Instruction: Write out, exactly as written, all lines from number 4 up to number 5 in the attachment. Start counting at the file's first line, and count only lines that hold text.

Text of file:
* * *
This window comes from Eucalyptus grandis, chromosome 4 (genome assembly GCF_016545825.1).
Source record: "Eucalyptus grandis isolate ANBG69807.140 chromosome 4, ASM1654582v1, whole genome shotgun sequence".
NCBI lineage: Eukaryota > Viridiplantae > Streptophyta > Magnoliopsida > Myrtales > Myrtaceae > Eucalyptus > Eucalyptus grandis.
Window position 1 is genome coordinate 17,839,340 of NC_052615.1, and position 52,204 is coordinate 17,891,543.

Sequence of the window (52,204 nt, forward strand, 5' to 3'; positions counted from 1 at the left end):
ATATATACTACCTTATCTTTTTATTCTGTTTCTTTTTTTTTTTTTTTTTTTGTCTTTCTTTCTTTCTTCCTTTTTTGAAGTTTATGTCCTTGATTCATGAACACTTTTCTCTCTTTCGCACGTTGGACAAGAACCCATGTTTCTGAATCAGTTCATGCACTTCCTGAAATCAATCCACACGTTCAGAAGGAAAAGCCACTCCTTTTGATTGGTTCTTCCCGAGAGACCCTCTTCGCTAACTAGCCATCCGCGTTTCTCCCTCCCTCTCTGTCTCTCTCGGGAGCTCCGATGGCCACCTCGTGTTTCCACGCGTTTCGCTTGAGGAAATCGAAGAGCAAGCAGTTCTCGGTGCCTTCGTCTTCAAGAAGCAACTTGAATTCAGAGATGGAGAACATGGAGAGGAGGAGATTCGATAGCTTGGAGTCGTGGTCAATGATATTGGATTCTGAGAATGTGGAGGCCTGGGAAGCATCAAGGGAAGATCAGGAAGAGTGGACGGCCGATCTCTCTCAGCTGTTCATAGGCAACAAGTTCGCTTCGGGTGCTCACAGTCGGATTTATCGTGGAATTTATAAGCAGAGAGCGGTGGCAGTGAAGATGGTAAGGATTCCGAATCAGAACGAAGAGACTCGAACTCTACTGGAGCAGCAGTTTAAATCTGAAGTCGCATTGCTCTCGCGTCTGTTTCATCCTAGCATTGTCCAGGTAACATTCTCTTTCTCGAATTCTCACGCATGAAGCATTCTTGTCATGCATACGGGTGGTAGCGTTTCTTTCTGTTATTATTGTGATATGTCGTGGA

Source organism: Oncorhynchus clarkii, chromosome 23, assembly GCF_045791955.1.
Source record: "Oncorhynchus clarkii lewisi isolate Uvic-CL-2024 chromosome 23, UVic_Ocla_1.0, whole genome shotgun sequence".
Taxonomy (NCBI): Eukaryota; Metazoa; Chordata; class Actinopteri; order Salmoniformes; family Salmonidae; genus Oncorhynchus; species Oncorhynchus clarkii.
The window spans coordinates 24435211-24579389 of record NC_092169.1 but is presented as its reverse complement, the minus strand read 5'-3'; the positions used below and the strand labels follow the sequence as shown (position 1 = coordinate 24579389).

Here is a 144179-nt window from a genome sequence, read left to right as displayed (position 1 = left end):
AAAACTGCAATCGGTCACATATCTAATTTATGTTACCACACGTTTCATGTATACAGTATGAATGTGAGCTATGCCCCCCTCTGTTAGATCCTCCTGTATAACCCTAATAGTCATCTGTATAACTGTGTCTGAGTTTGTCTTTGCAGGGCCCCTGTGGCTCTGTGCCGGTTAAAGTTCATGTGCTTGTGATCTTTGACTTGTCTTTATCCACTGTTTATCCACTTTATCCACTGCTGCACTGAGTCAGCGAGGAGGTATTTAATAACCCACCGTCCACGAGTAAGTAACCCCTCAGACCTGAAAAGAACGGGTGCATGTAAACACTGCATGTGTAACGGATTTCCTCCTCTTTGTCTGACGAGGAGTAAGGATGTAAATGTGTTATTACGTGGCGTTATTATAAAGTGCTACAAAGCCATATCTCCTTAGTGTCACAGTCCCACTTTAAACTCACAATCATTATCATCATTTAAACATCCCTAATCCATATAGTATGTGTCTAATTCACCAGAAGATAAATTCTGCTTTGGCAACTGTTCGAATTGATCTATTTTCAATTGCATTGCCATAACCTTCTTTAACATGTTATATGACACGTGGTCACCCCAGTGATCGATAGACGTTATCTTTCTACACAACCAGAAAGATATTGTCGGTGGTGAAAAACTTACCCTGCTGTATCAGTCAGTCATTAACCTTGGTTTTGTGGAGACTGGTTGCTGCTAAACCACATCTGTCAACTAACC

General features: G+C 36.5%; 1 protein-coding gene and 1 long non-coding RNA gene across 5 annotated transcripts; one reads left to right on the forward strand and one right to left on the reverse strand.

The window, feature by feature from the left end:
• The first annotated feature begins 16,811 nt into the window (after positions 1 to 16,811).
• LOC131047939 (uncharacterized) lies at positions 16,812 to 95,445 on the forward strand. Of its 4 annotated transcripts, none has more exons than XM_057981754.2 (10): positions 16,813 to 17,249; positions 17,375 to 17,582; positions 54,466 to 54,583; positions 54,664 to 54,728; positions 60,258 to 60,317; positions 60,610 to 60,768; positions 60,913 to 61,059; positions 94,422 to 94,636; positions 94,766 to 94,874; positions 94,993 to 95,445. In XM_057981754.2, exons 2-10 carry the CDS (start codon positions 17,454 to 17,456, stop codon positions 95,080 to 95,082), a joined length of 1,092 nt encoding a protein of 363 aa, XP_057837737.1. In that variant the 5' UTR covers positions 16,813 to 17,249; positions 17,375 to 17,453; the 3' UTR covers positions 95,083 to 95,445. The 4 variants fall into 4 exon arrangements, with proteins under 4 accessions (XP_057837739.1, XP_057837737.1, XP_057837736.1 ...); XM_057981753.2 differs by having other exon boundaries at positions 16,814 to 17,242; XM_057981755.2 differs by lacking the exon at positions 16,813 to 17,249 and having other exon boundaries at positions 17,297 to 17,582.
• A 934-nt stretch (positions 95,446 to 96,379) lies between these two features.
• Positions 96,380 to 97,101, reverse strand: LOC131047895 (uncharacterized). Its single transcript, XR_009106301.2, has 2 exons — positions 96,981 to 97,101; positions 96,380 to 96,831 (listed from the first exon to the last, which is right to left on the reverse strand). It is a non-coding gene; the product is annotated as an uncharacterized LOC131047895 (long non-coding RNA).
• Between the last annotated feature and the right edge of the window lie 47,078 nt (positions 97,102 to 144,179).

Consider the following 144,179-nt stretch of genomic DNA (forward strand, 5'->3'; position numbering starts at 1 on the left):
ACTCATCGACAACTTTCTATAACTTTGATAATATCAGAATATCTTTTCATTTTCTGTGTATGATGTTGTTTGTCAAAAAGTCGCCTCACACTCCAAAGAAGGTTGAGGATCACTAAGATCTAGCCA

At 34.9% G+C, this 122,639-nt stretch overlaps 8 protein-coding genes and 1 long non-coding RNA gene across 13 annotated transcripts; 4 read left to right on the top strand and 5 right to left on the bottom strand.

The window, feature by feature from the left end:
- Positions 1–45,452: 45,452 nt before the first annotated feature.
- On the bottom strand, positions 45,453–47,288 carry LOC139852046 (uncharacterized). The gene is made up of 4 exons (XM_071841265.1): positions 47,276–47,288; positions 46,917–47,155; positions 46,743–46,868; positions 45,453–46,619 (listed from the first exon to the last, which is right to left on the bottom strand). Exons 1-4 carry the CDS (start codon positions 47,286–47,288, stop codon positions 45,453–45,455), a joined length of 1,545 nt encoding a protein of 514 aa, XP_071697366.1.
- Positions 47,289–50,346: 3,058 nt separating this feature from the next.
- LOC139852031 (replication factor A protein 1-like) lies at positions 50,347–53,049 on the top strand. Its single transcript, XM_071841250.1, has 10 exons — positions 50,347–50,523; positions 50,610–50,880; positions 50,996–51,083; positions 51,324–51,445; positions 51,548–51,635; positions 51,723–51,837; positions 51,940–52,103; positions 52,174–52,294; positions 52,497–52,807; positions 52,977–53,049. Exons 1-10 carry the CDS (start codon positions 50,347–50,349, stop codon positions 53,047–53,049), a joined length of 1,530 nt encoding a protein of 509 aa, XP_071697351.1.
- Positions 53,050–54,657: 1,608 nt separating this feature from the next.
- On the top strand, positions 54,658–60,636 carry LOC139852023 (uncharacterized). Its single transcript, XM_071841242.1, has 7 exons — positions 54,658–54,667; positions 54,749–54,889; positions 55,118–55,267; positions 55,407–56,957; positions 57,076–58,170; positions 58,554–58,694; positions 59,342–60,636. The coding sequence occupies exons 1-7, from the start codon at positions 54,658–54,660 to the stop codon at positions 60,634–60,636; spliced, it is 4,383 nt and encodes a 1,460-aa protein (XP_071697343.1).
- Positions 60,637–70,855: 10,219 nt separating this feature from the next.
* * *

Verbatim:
Window position 1 is genome coordinate 17,839,340 of NC_052615.1, and position 52,204 is coordinate 17,891,543.

Sequence of the window (52,204 nt, forward strand, 5' to 3'; positions counted from 1 at the left end):